Subject: Creative Degrees

With the UK’s creative industries contributing nearly £9.6 million1 to the countries economy each hour (that’s £84.1 billion per year1), the international validity of BA’s should be on the increase. Yet a stigma still remains surrounding the choice to study an arts based subject as opposed to a slightly more traditional BSC, but why is this still happening?  

With on going cuts for education sectors across the world, creative degrees appear to have been the hardest hit. Only recently in Australia, the government cut funding for 57 creative degrees2 due to their minister of education considering them to be merely a lifestyle choice - a choice that isn’t deserving of the government funding that is handed out across the country, to support further education (click here to find out more). Here in the UK, the History of Art A Level was saved from cuts at the last minute3, following an on going campaign to save the subject. The qualification is now being remodelled to broaden the spectrum of studied creatives, moving the focus away from the usual dead white men who are generally the focus of theoretical art degrees. 

The age-old argument of BA vs. BSC is something that will continue for years to come. But it shouldn’t be about deciding on which course is a more valid educationally, but about recognising the legitimacy of both degree choices. Both are taught at the same level of education, requiring the same level of skill & knowledge. Some are exam based; some rely on presentations & coursework & at the end of the 3, 4, 5 (however many you choose to do), we all come out with a qualification of the same level.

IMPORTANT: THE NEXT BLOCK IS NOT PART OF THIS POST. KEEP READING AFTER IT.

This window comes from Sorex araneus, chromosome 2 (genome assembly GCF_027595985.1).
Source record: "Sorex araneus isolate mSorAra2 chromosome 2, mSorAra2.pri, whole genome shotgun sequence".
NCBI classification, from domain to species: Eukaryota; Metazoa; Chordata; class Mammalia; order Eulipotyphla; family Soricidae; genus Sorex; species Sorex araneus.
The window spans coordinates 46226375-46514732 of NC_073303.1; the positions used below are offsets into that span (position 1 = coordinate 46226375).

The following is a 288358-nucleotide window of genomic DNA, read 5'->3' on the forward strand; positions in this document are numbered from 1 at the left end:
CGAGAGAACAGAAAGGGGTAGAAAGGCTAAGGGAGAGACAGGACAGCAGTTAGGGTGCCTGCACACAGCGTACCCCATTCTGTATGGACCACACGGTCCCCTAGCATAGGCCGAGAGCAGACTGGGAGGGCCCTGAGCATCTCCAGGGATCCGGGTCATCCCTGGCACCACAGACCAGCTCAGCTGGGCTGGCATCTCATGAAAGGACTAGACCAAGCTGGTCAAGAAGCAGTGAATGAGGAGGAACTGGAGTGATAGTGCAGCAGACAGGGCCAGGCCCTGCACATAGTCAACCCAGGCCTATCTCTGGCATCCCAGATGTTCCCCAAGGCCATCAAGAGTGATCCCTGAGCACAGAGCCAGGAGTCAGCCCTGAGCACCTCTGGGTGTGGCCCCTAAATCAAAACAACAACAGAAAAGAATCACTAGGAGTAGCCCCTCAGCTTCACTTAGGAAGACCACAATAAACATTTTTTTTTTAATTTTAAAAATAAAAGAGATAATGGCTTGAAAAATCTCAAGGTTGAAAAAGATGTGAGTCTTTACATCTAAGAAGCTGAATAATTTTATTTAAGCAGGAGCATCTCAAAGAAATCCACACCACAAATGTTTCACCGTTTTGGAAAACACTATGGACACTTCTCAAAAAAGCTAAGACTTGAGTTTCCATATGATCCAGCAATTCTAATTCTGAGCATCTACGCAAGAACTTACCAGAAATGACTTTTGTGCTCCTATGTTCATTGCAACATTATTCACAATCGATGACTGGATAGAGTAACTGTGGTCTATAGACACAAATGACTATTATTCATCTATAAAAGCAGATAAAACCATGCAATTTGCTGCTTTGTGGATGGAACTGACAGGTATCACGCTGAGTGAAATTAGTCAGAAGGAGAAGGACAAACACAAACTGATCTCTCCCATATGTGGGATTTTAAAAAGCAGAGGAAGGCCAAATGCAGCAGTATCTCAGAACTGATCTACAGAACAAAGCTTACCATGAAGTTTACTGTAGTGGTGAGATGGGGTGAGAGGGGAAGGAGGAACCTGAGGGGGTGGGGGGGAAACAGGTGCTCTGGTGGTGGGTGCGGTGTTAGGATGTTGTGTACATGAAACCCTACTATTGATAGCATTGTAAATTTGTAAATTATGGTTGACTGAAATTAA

Some may argue that my studying of fashion is in no way comparable to that of medicine or engineering, & I am happy to admit that I wouldn’t be able to sit through a lecture on Bio Medical Science. But then the same goes for the reverse; just because fashion, fine art, jewellery design or theatre production may be considered as trivial by some, these degrees produce creatives who contribute to the aesthetic of everyday living. From your overused oyster card, the adverts you see on the way to the office, the packaging of your breakfast bagel, your new favourite suit, the building that you work in, the interior of the cafe where you get your lunch, the signs that you follow to get onto the Central line, the book you read on the train, the headphones that help you block out the commuter buzz, your front door when you make it home – everything that you use, see & experience has had input from a creative on some level. 

With the majority of degrees, whether it is a BA or a BSC, you will have the opportunity to learn a wide range of transferable skills, which may not be solely specific to your area of study. Just because I am currently studying fashion, it doesn’t necessarily mean that my future career can only be within a fashion related role, there is a wealth of possible options for me to experience. 

So next time someone decides to comment on your trivial degree choice, or assumes that you must make all of your own clothes, just because your degree has fashion in the title - remember that your degree could lead you to improve their inflight experience, or drive them to experience a new & unknown brand through your creative aptitude & ability to lead the consumer in new directions. 

Right - Continue the reading here.

https://i-d.vice.com/en_au/article/fashion-students-open-up-about-the-real-pressures-of-study

http://www.poisonandice.com/tuesday-talks/lets-face-it-your-art-degree-is-going-to-get-you-nowhere

Kind regards,

 

Beth Bowman

Hannah Rafter